German Foreign Minister Frank-Walter Steinmeier received his counterparts from the G7 countries and the EU High Representative in the Hanseatic City of Lübeck on 14 April. The two‑day Foreign Ministers Meeting is taking place under the auspices of Germany’s G7 Presidency.
Ceremonial opening at the City Hall
The spring meeting of the G7 Foreign Ministers was officially opened on Tuesday evening (14 April) when the guests were received at the historic City Hall of the Hanseatic City of Lübeck. There, Foreign Minister Steinmeier welcomed his counterparts from Canada, France, Great Britain, Italy and Japan, as well as the EU High Representative. Secretary of State Kerry from the USA is to arrive on Wednesday morning.
With its connections all around the globe, the Hanseatic City has always been a symbol of open‑mindedness and, as the home of three Nobel laureates, is famous far beyond Europe’s borders. Foreign Minister Steinmeier said that Lübeck was “the right place” for this meeting:
When we consider the history of this city and this region, then we can say that it has always been a hub of globalisation. Trade and entrepreneurial spirit transformation across linguistic and national borders was part of everyday life.
The G7 delegations – which actually number eight
The European Union High Representative is also part of the G7 Foreign Ministers format, and that is why in fact eight delegations are convening under the chairmanship of Germany’s Foreign Minister Steinmeier.
- France: Laurent Fabius, Foreign Minister
- Great Britain: Philip Hammond, Foreign Secretary
- Italy: Paolo Gentiloni, Foreign Minister
- Japan: Fumio Kishida, Foreign Minister
- Canada: Robert Nicholson, Foreign Minister
- The United States: John Kerry, Secretary of State
- EU: Federica Mogherini, High Representative of the Union for Foreign and Security Policy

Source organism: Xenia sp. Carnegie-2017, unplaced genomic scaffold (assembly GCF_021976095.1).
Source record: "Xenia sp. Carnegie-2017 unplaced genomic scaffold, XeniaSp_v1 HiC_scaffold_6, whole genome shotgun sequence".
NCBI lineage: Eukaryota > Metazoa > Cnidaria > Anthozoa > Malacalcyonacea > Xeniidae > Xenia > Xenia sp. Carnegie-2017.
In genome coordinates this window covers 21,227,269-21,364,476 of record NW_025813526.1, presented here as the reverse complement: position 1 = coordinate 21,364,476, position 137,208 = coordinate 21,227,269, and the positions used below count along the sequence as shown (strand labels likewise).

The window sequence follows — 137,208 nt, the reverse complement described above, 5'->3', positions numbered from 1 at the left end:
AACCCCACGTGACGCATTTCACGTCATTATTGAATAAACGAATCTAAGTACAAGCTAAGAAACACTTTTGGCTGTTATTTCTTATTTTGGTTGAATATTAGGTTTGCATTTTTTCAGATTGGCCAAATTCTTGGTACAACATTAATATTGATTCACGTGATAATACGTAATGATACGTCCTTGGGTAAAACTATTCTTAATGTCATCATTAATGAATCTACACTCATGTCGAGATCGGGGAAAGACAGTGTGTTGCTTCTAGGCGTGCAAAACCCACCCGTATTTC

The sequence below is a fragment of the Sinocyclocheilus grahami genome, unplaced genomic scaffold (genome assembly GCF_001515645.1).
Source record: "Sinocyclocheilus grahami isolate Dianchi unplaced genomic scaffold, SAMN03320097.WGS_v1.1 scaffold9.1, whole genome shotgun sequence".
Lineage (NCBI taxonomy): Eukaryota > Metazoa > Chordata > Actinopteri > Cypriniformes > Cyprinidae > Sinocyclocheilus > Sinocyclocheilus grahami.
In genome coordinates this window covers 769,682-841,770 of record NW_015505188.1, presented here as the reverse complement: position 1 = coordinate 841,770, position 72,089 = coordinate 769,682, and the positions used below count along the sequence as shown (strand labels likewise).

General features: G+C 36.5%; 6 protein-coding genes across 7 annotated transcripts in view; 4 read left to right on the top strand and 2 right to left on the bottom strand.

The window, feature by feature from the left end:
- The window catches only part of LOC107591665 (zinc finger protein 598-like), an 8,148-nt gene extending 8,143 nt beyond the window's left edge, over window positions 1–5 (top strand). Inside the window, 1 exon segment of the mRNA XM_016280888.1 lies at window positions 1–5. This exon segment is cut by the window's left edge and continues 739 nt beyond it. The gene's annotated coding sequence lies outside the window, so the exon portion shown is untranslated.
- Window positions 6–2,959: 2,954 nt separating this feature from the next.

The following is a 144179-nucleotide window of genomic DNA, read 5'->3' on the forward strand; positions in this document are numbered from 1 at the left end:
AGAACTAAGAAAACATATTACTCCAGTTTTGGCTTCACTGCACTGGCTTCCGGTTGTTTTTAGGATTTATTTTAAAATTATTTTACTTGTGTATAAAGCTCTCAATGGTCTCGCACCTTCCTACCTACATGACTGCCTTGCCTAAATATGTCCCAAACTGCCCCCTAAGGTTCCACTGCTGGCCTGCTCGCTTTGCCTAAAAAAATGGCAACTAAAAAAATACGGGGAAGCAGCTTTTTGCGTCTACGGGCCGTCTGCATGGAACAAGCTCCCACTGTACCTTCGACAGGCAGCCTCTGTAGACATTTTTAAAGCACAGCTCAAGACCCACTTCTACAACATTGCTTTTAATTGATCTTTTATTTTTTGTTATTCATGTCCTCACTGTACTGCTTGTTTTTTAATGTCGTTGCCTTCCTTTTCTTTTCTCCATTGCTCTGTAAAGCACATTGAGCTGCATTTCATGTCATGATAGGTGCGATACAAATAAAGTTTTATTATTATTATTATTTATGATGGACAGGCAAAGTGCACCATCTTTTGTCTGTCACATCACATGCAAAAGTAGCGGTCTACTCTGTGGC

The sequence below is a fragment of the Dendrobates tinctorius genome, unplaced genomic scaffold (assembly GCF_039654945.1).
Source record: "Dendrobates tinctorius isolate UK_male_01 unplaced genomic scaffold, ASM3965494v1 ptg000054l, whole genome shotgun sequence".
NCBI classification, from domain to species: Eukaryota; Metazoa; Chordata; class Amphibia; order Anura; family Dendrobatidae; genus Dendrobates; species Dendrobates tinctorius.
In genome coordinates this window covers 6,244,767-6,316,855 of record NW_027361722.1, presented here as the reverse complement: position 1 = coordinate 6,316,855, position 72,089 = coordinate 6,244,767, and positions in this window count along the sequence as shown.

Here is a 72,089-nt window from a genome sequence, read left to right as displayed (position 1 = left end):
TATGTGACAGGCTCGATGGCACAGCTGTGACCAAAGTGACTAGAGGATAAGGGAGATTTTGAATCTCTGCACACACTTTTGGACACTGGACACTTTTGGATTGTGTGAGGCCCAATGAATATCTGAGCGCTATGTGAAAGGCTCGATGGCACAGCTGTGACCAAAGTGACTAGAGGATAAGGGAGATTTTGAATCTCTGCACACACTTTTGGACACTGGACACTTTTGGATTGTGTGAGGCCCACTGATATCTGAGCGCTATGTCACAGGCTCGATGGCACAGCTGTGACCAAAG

Focus on current foreign policy crises
The G7 Foreign Ministers Meeting is taking place in unsettled times. There have rarely been as many concurrent crises to overcome as there are today. They include above all the Ukraine conflict, the difficult situation in many countries in the Middle East, and the fight against terrorism all over the world.
Combating the Ebola epidemic, maritime security and the effects of climate change also pose significant challenges to policy makers. Close foreign and security policy coordination among the seven most significant industrial nations is more important than ever – especially for Germany.
At the beginning of the meeting, Foreign Minister Steinmeier said:
As always, the G7 Foreign Ministers Meeting is devoted to the following key question: How can we achieve peace in this world? What can we do to, at the very least, make crisis situations and conflicts less dangerous?
This is what the heads of delegation would be discussing on Tuesday and Wednesday, said the German Foreign Minister.
Thanking the citizens of Lübeck
Foreign Minister Frank-Walter Steinmeier expressed his particular thanks to the citizens of Lübeck for hosting the G7 meeting. While he was aware of the fact that the meeting meant that “the city had to shoulder a number of burdens”, he added that “we need these kinds of meetings, which is why we are at pains to sensitise the citizens to this fact”.
During the brief encounters with residents close to the event venues that the Foreign Minister was able to fit into his schedule, Steinmeier spoke to people who were waiting, for example about foreign policy changes in recent decades.
Remembering Günter Grass and discussion with young people
Before the start of the official programme of the G7 Foreign Ministers Meeting on 14 April, Foreign Minister Steinmeier and EU High Representative Mogherini signed the book of condolences for the German Nobel Prize laureate Günter Grass, who died on 13 April, on Tuesday afternoon.
Mogherini and Steinmeier then fielded questions from around 120 young people. An hour‑long panel discussion on current foreign policy topics with the title 'WARM UP - We are discussing foreign policy in Lübeck!' (#G7WarmUp), organised in cooperation with the Willy Brandt Foundation and the Willy Brandt House Lübeck, was also on the programme.
Beforehand, Steinmeier and Mogherini – guided by school children – visited the Willy Brandt House, where the Nobel Peace Prize Diploma of the native Lübecker is also kept.
During the G7 Foreign Ministers Meeting, you can follow us on Twitter @AuswaertigesAmt as well as @GermanyDiplo: #G7Luebeck.
To read more on the German Presidency of the G7, go to: www.g7germany.de